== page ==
- Posted on February 4, 2019 | No CommentsJoin Stephanie Mushrush and Carrie "Cc" Curley Strong as they share about the Apache Stronghold spiritual movement to Save Oak Flat (Chi'chil Bildagoteel). Apache Stronghold, led by Wendsler Nosie, Sr. for the last decade, is a spiritual movement to protect the Apache Way of life: their sacred sites and cultural and spiritual heritage. The movement is committed to preventing Resolution Copper, a foreign mining corporation & subsidiary of BHP Billiton and Rio Tinto, from desecrating the San Carlos Apache Nation's ancestral lands.
- Posted on February 3, 2019 | 1 CommentAs we see another coup against Venezuela's democratically-elected government, we revisit the 2002 coup attempt in the documentary, The Revolution Will Not Be Televised (a.k.a. Chavez: Inside the Coup), which briefly deposed Venezuelan President Hugo Chávez. A television crew from Ireland's Radio Telifís Éireann happened to be recording a documentary about Chávez during the events of April 11, 2002.
- Posted on December 26, 2018 | No CommentsErik Ohlsen is the director of the Permaculture Skills Center, a vocational training school that offers advanced education in ecological design, landscaping, farming, and land stewardship. Creator of the the Eco-Landscape Mastery School online training program, Erik is also founder of Permaculture Artisans which specializes in design and installation of ecological landscapes and farms throughout California. Carry Kim interviews him on EcoJustice Radio.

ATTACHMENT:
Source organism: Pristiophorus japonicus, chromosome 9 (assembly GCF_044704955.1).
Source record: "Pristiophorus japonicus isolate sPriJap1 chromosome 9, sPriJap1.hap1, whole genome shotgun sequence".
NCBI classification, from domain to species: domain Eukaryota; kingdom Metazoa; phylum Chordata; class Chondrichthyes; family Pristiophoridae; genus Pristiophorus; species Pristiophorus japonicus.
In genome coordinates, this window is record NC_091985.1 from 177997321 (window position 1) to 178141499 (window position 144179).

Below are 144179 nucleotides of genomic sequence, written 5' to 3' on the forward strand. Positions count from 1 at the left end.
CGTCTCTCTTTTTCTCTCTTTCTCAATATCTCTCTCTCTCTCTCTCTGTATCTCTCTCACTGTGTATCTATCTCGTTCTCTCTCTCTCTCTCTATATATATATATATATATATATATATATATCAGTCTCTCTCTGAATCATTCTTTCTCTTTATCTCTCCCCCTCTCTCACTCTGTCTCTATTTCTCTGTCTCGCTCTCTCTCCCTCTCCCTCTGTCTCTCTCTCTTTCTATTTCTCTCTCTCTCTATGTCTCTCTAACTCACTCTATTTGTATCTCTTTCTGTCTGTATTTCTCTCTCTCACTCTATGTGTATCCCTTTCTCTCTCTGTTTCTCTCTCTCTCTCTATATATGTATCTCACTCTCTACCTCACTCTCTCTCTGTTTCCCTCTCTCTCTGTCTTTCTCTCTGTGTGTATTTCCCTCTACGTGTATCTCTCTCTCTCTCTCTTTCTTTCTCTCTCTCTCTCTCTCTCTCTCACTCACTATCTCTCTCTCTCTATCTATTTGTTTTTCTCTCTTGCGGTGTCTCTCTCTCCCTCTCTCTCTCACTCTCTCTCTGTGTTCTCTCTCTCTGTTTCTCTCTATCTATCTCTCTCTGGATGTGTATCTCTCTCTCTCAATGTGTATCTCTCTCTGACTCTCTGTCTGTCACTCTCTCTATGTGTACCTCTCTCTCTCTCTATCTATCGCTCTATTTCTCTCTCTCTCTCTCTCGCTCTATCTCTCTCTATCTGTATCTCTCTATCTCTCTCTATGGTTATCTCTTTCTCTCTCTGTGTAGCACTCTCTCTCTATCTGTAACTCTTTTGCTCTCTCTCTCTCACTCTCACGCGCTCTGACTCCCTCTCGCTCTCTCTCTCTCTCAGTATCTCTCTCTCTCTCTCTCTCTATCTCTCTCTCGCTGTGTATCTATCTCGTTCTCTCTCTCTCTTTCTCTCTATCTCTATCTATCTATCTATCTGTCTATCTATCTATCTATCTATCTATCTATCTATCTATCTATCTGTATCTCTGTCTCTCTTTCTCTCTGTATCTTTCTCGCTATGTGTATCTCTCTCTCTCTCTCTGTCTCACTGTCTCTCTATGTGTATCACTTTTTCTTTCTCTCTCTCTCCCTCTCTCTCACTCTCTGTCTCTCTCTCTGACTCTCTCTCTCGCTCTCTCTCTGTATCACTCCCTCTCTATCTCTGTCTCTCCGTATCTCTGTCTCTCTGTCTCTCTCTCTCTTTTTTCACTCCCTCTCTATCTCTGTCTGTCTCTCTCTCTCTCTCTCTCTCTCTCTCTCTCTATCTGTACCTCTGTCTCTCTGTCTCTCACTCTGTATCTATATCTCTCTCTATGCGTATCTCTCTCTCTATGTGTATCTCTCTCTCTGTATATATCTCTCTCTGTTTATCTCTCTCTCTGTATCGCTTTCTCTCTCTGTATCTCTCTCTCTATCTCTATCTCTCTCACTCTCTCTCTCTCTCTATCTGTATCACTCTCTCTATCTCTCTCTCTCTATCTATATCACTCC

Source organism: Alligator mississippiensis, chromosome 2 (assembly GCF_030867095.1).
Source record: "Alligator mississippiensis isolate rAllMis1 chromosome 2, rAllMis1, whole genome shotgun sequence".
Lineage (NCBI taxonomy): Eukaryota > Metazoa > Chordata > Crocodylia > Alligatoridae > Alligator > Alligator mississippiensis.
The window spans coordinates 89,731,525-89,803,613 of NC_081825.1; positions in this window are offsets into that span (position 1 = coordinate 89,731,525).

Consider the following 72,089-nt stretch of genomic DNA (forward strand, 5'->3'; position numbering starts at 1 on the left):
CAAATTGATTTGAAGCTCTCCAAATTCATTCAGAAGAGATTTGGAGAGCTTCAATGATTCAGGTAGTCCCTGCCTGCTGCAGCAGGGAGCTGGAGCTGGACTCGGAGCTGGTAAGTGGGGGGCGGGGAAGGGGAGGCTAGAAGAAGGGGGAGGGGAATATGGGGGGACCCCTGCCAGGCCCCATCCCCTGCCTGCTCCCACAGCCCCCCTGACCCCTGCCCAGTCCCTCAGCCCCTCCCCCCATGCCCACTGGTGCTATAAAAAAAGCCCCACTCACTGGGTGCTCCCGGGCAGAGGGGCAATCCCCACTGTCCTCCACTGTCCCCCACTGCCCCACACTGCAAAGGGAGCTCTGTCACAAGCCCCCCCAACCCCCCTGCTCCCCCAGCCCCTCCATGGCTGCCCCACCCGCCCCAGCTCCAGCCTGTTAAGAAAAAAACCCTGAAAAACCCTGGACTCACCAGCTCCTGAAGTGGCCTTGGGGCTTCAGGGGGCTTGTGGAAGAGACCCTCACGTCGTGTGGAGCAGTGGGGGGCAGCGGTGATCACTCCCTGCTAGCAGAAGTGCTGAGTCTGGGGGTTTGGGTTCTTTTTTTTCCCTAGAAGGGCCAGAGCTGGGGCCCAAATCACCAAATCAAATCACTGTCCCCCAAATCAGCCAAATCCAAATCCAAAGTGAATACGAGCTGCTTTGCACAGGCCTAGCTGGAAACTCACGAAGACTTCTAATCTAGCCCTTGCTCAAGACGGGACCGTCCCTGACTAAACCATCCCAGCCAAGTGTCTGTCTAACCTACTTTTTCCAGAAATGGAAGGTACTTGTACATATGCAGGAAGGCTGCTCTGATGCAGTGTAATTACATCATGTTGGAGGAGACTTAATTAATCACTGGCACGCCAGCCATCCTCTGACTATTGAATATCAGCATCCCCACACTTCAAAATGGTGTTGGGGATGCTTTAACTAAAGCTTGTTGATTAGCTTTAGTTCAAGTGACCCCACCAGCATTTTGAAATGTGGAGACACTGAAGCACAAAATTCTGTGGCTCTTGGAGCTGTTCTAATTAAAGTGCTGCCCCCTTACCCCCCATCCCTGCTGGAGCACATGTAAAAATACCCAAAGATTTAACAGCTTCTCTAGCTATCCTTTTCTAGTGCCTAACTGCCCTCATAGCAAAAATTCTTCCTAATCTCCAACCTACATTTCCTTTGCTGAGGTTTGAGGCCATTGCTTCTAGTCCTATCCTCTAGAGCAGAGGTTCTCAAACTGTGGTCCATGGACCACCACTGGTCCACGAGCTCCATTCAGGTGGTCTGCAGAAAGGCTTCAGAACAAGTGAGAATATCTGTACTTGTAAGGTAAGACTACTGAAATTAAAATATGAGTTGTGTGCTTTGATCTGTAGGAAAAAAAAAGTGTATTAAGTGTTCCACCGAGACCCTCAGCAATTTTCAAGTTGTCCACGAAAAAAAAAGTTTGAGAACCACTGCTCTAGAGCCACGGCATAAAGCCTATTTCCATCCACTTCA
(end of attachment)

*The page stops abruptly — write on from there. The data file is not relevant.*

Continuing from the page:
- Posted on December 17, 2018 | 1 CommentThe Nov. 2018 Woolsey Fire in Los Angeles and Ventura Counties burned 96,949 acres, destroyed 1,643 structures, killed three people, and prompted the evacuation of more than 295,000 people. The fire started at the Santa Susana Field Laboratory, site of one of the worst nuclear accidents in history.
- Posted on December 13, 2018 | 1 CommentKumu Mikilani provides an update on the status of Mauna Kea and the inspired movement to stop the construction of the 30-meter TMT telescope, anticipated to be the Northern Hemisphere's singular largest telescope sponsored by CalTech, University of California and the countries of India, Japan, and Canada. Twelve telescopes have already blighted what native Hawaiians consider their most sacred mountain and pinnacle of their origination cosmologically.
- Posted on December 12, 2018 | 3 CommentsKumu Mikilani Young discusses with Carry Kim from EcoJustice Radio about the proposed, highly controversial 30-meter TMT telescope which would be built atop "ceded" conservation lands on Mauna Kea, considered the most sacred mountain for native Hawaiians or Kanaka Ma'oli. The TMT telescope would be the largest telescope in the Northern Hemisphere and is being spearheaded by the University of California, the California Institute of Technology as well as: Japan, China, India and Canada.
- Posted on November 16, 2018 | 1 CommentAs the Western U.S. continues with massive wind-driven, high-intensity wildfires that often turn deadly, Naomi Pitcairn recommends retrofitting homes on the Wildland Urban Interface for fire-resistant resiliency. This is Part I of a three-part series.